By Rose McAvoy
Five years ago, I was chatting with a co-worker, shortly after “coming out” about my new weight loss regimen. She asked a few questions about how things were going and I proudly shared the number of pounds already gone. She expressed enthusiasm for my progress then followed up with an obvious, but personal, question. “How much weight do you want to lose?” I paused to consider my audience then took a deep breath and gave my honest answer …
In the past I have covered a number of approaches to starting, continuing, and reaching a weight loss or wellness resolution. I have plenty more to say on the how-to of weight loss but let’s set that all aside for the moment. Right now let’s talk about the bigger picture, let’s talk about the “why.” You are smart and I am sure you are aware, simply knowing the steps to achieve a goal is rarely motivation to pursue it for any length of time. When it comes to my own experience it was the “why” not “how” that kept me resolved for the 3 1/2 years it took to lose nearly 150 pounds.
So here we are, thigh-high in resolution season. Do you have a list of things to accomplish this year? Have you taken any steps toward checking them off that list? Readers of Our Lady of Second Helpings are savvy and already know the ultimate way to lose weight and become healthier isn’t a magic smoothie or supplement. We know that the best way to begin a brand new chapter of improved living is to eat less, move more, forgive often, and take change one step at a time. There are plenty of the “how” right here on the blog, but it is up to you to make it personal and claim the “why” that is going to turn the “how” into habit.
Your “why” doesn’t need to be huge. It doesn’t need to impact anyone else. It doesn’t need to remain constant throughout your journey to accomplish your goal.
It does need to be deeply personal, so personal that you may not want to share your real and true why with anyone else in the beginning — or ever for that matter. It needs to be something you can visualize. Paint a picture of what achieving your goal will look, feel, sound, smell, or move like and how it will impact your entire environment. It can be something that might be classified as selfish by cultural standards. Most importantly your why needs to come from you.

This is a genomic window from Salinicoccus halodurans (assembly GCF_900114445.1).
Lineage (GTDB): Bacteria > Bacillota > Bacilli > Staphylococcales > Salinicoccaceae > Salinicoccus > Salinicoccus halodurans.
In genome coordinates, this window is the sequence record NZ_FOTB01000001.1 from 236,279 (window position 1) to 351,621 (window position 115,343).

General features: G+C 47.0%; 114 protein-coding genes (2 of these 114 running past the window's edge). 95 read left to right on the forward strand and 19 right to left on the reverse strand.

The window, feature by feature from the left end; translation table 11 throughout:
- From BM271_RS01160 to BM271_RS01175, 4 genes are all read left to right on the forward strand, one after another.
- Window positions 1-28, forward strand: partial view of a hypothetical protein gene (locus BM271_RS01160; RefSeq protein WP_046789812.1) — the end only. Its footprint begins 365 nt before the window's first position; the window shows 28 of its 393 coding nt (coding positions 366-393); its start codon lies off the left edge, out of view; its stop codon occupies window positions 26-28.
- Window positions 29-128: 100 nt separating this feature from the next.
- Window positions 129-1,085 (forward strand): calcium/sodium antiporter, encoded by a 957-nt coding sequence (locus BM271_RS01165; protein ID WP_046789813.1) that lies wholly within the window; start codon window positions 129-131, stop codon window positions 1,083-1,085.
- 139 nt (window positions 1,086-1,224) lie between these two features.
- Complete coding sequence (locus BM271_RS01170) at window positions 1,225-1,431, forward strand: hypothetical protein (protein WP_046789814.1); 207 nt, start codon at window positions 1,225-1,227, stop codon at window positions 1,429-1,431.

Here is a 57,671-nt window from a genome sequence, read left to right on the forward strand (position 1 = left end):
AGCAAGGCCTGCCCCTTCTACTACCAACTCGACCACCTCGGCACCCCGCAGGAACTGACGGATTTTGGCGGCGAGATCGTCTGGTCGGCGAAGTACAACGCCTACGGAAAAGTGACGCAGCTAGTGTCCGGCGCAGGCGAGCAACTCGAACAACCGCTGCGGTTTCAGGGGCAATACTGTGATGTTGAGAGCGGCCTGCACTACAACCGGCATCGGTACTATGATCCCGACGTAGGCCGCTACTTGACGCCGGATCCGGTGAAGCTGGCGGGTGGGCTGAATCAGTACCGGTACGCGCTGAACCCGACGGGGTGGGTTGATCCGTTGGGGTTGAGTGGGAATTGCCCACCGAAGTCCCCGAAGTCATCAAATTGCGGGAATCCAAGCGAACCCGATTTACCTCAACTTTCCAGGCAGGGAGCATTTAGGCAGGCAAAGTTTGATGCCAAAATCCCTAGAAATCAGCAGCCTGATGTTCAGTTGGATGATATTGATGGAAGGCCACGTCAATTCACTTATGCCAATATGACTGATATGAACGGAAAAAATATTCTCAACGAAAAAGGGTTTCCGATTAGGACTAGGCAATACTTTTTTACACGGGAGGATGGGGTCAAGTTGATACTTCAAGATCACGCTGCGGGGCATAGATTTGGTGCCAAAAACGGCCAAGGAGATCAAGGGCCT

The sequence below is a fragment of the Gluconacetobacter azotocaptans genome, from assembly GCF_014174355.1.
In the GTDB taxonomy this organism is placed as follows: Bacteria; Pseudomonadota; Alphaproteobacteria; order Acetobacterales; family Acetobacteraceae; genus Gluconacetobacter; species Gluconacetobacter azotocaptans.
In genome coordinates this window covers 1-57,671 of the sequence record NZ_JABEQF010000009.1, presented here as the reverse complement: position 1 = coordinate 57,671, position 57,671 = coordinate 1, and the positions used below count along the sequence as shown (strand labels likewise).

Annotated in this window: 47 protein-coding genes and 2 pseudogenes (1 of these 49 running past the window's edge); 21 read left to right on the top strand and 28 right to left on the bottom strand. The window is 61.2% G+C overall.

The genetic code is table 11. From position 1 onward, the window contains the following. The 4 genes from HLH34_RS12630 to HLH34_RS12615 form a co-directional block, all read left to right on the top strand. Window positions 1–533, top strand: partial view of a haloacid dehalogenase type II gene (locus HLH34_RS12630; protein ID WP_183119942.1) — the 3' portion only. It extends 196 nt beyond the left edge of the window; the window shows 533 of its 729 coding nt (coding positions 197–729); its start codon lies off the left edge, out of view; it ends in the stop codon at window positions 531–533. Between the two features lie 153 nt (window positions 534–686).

So what was it? What was the “why” imprinted on my heart propelling me through the difficult moments in my early weight loss journey?
(I just took another deep breath.)
I wanted to lose enough weight that I could walk into a room, full of women my approximate age, and be judged harshly before uttering a word. I wanted to appear haughty and inspire cattiness.
(Now I’m covering my eyes with one hand and peeking out timidly between two fingers.)
Of course this is a ridiculous scenario, and in my fantasy the group’s impression changed as soon as we began to interact. But this was the tidiest nutshell into which I could package years of complex feelings of being viewed first as a fat person who couldn’t be part of the “it” crowd. I longed to feel accepted and comfortable among my peers. Honestly I longed to feel comfortable in my own skin — and stop judging myself.
This is not my proudest admission, but it did open the door for positive growth. At the onset of my journey I was motivated by weight loss but could not declare a number of pounds to lose. It wasn’t until I found an honest way to express my feelings and acknowledge my true “why” that I stopped struggling and started making progress. Throughout my journey I revisited and reshaped my “why” to hone in on the things that motivate me the most. The funny thing is, I don’t know if I achieved that initial vision of what it would be like to weigh much less. I do know that I am much more at ease with my self, and, though I am embarrassed, I can laugh about how I got started.
So, now that you’ve got your resolution list written it’s time to be honest, what is your why?